Thursday, January 31, 2008

The unpaved future meets the parents

christinel posted an interesting comment on my previous entry -- I read through her comment a couple times because in many ways, she sounds a lot like me when I was 15 years old. Granted, I'm still only 17 -- but I've come a long, long way since my days of driver's education and knee-high socks with UGG boots. This comment has been provoking my mind so much that it is currently almost 2am and I cannot go to bed until I reach a conclusion.

I had my first private college counseling session at school today -- my daddy was present, and we talked a lot about my prospective college choices as an English and Art History major. I learned a lot and created a list of fantastic colleges that I will most likely be applying to, but that hasn't left an impact in my mind as much as when my college counselor and I were discussing my extracurriculars. I told her all about my cheerleading experience, dedicated volunteer work, leadership positions as cheer captain and as multiple club chairs, Spanish Honor Society status -- but mostly I just emphasized my work in fashion.

My college counselor's response to my comment about being president/co-founder of my school's fashion club?
"I won't put that down. Colleges won't take it seriously."
How about to my independent study course (for credit) in fashion history?
"Colleges won't take that seriously. They'll discard it."

I'm puzzled by the time all of my extracurriculars are jotted down on paper -- I take fashion history very seriously as an academic subject (after all, it's related to art history) and a club is a club, right? I emphasized to my college counselor my involvement in fashion journalism as my positions as both a writer and editor of multiple independent fashion publications and websites, as well as my internship with Seventeen for the summer.

I realized just how hard it is to be taken seriously as an academic scholar and a fashionista at the same time. I want to study art history and English and revel in the great classics of civilization, while sporting a Miu Miu headband. I want to solve the toughest problems facing our world today -- and attend Paris Fashion Week. Is this possible? I wholeheartedly believe so.

My parents are traditional Chinese immigrant parents -- they hold very educated jobs that pay well and allow me to attain the future that I want. They try to support me, but I can tell that they wish that I would choose a different career path. Two weeks ago, my daddy tells me that I would have a better chance of getting into college if I conducted scientific research in a laboratory over the summer -- but is that me? After college counseling today, he tells me that I should stay in Silicon Valley and become director of marketing for a high-tech firm -- but once again, this isn't me.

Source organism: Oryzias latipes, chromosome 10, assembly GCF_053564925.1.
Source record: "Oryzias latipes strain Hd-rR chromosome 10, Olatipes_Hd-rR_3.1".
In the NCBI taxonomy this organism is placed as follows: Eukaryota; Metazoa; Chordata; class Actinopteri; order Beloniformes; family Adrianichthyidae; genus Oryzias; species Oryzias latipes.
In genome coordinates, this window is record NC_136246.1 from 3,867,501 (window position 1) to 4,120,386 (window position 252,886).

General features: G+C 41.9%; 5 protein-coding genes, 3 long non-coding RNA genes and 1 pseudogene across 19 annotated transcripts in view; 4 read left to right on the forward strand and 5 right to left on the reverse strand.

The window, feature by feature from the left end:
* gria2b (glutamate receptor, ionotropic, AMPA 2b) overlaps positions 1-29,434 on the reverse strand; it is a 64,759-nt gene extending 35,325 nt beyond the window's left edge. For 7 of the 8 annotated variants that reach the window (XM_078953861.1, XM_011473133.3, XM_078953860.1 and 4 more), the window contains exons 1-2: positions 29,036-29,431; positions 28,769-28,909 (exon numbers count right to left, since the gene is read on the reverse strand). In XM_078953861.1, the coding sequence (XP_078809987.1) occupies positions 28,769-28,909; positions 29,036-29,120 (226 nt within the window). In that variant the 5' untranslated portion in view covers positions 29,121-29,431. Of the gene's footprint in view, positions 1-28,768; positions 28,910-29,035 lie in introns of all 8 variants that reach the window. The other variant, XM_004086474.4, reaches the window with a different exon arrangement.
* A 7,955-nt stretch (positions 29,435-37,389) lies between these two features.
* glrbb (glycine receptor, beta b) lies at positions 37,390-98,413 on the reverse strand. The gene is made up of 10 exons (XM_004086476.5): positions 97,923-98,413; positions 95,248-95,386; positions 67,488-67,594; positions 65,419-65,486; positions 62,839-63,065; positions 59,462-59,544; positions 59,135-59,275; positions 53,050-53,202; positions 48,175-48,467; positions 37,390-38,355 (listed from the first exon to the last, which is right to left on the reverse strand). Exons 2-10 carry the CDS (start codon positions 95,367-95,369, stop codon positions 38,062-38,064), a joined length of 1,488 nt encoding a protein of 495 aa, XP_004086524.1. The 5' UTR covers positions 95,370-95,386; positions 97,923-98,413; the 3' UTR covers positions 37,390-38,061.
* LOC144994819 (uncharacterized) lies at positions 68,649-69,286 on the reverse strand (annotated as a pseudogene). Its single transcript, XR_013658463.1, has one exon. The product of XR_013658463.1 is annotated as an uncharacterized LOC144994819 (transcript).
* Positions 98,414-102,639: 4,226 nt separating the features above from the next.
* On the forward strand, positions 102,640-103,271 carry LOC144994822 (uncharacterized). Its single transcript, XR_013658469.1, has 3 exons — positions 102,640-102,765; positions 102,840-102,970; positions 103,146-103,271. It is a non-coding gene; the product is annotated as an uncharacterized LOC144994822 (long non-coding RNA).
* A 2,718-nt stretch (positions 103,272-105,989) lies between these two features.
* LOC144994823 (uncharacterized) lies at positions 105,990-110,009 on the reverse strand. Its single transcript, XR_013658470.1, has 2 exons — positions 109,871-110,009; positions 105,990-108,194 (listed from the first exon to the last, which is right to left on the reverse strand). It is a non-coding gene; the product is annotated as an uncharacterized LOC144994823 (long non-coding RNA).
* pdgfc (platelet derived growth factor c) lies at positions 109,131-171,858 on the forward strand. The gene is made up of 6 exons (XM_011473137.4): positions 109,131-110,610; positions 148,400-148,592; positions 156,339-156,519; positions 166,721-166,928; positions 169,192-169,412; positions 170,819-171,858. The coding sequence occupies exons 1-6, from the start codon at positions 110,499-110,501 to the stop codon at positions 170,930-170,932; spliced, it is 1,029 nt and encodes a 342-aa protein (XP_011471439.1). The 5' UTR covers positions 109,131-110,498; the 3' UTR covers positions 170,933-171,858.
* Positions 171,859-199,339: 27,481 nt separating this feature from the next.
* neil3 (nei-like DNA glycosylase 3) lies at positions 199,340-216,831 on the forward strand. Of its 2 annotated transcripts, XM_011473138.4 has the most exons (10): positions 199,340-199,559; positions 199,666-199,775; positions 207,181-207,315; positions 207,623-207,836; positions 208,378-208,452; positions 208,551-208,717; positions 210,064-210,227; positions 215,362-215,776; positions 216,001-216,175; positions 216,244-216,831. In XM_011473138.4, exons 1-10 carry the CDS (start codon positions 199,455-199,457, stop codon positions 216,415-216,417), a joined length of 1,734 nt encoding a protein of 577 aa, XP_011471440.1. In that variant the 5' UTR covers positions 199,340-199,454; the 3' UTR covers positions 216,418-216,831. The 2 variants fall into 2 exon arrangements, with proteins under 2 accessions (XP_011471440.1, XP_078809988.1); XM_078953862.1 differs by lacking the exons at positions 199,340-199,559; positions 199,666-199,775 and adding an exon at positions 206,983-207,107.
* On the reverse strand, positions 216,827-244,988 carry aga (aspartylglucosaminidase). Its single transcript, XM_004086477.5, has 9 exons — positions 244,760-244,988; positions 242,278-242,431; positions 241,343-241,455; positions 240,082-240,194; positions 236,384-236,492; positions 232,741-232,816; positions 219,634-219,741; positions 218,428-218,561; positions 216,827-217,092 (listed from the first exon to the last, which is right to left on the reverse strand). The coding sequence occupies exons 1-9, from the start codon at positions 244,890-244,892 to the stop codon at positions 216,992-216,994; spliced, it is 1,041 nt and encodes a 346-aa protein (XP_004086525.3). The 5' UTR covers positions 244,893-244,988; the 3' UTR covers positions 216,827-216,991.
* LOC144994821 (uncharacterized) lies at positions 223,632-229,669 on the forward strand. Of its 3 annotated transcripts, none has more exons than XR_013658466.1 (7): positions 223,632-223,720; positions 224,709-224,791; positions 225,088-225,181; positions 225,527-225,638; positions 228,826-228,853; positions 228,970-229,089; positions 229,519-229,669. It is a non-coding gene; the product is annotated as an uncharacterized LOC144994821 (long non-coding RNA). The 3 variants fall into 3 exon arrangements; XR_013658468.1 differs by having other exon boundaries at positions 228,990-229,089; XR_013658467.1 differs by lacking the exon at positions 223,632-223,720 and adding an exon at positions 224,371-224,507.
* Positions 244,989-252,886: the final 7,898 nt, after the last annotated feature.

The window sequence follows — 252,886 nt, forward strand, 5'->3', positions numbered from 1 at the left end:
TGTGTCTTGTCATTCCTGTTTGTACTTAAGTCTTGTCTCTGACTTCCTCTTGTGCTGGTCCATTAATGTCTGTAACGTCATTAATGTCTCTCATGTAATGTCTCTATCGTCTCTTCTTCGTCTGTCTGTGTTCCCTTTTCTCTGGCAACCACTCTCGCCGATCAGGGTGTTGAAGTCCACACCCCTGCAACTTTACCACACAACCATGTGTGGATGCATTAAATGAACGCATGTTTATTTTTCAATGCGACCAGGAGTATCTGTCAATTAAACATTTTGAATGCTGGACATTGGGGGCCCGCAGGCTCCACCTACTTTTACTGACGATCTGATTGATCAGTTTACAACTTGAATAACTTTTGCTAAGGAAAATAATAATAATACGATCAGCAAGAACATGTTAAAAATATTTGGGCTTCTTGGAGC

I'm the girl who adores tiaras and tutus and too much adornment and gorgeous photography and fashion week and writing and inspiring others and everything else that represents pure beauty and fantasy. I cannot deny who I am -- and being the stubborn girl that I am, I must follow my dreams.

Mommy sighed at me today and said, "You have a knack for doing exceptionally well at things no one else would dare to try. I suppose I can't stop you -- because I have a feeling that you may succeed and prove us all wrong."

I wish this piece of writing would convey to you how much fashion and writing and academia and so many other things mean to me. Since I was 15, I have not spent a day without the assurance that fashion is where my future lies. It's been a long journey of pulling all-nighters since I've finally attained my first magazine internship with Seventeen, but I can't stop myself from the rush and pure joy I've been experiencing lately.

Ah, if only I had some clever witty way to end my thoughts before bed. christinel and everyone else who might have shared the same thoughts, thank you for admiring me -- although I am only 17 and barely older than any of you (if not younger), and I do not deserve to be admired for any reason.

I wish I could look ten years into the future and see myself as the new editor-in-chief of a major fashion magazine and tell you that yes, it was all worth it and that I've worked out the equation to fashion industry success. But no, I'm only 17, and I am also toiling along, trying to make a name for myself while enjoying the uncertainties ahead of me.

My college counselor chuckled when I said I wanted to be editor-in-chief of a large fashion magazine. "I always get one or two of them every year," she said.

No, I thought, this isn't some teenage fantasy that grew out of a obsession with The Devil Wears Prada. I don't see why it's not as plausible as becoming a doctor or a lawyer -- in my mind, passion is logical. Now if you'll excuse, me, I only have three more hours before school begins.

ex.oh.ex.oh
Miss Couturable

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